On March 3 and 4, OCUFA co-sponsored and attended a national conference on university governance hosted by the Confederation of University Faculty Associations of British Columbia (CUFA BC). The event, “University Governance in the 21st Century: Meeting the Challenges of Openness, Accountability, and Democracy,” sparked important exchanges between faculty, staff, and university administrators about policy challenges and best practices for supporting collegial governance.
The role of faculty and faculty associations in realizing good university governance was a central theme. Since faculty knowledge of governance processes cannot be assumed, several speakers motivated for more education to support effective engagement. Discussions about leveraging university governance processes to close the gender gap, address sexual violence, and indigenize the academy also raised the important challenge of recognizing and valuing the disproportionate amount of work taken on by women and indigenous faculty members in efforts to achieve these goals.
Animated discussions about the role collective bargaining plays in supporting collegial governance recognized the potential to strengthen and clarify good governance practices in collective agreement language. Although a few participants voiced the possible limitations of an adversarial process for promoting collegiality, the keynote speaker, University of British Columbia President Santa Ono, struck a chord when he stated that faculty associations are a key partner in shared governance, both as unions and because they can articulate the broader interests of faculty across the institution.
One underlying issue identified is the shrinking complement of full-time faculty who struggle to find the time to take on the service work involved in good governance. In addition, the contract faculty full-time faculty are being replaced with are often not represented on governing bodies or compensated for the service work they do take on.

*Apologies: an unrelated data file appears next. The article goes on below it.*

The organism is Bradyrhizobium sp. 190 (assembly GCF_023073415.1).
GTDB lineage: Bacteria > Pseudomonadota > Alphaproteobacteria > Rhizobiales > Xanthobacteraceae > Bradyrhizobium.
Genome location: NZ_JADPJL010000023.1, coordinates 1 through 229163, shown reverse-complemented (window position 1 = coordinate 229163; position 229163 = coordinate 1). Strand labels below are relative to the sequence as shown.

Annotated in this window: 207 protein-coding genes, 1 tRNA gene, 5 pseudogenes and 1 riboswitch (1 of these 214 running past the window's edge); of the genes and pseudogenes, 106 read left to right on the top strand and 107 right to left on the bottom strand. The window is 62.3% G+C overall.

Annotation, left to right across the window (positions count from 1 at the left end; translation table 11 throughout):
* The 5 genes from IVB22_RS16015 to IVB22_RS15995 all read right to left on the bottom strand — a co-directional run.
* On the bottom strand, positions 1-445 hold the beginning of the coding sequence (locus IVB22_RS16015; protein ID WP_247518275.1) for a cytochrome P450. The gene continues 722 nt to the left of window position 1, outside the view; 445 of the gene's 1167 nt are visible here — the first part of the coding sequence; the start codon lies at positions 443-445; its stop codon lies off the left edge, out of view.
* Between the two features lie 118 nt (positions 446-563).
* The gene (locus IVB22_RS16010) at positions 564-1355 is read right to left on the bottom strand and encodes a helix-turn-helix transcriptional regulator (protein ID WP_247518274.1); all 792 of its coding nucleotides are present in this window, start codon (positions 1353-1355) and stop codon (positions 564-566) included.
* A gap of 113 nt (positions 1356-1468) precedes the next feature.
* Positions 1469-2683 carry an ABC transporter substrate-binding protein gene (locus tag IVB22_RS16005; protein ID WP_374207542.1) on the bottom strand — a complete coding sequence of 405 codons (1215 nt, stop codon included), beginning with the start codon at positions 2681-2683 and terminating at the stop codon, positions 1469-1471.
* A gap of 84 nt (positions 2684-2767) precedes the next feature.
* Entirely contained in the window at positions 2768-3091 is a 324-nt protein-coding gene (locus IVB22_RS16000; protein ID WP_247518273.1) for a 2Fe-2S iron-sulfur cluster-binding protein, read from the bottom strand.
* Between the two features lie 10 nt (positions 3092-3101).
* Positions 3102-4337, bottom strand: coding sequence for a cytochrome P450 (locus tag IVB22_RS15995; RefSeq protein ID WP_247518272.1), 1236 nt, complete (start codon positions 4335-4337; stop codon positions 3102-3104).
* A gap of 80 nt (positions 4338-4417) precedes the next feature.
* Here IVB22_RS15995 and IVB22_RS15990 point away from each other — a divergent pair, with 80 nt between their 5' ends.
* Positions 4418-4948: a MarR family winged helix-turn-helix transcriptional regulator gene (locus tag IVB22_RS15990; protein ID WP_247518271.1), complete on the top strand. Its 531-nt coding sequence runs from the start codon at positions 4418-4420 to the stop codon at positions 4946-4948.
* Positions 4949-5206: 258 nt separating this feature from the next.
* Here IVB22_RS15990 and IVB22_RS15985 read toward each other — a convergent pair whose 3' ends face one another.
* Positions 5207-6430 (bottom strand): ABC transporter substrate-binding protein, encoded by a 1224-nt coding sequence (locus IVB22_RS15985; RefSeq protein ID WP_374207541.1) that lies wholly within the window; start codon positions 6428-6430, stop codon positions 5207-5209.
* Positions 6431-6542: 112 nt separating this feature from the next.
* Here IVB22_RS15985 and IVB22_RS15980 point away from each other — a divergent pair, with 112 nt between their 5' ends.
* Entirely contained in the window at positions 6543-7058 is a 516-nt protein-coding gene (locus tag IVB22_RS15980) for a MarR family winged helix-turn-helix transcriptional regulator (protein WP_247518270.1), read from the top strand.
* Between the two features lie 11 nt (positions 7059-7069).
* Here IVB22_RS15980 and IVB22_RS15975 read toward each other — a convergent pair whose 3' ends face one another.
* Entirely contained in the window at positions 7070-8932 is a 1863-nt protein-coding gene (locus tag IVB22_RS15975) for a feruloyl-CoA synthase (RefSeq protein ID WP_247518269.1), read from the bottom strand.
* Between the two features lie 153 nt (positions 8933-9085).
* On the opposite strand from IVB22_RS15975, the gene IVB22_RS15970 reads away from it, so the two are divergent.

Throughout the conference, participants expressed concern about the increasing secrecy and corporate approaches utilized by Boards of Governors. This was accompanied by discussions about the narrowing role of Senates at many institutions and strategies for reviving them to ensure they are respected and effective academic decision-making bodies.
Several speakers reviewed the legislative and legal backdrop for collegial governance, leaving the audience with some helpful takeaways. These include that Boards of Governors’ fiduciary duty to act in the best interest of the university should not be used to silence board members. In fact, it was suggested that there exists a positive duty of care and loyalty to speak out if a board’s agenda is getting off track.
CUFA BC is planning to develop a publication based on the conference presentations. For the full agenda, list of speakers, and copies of select presentations visit the conference website.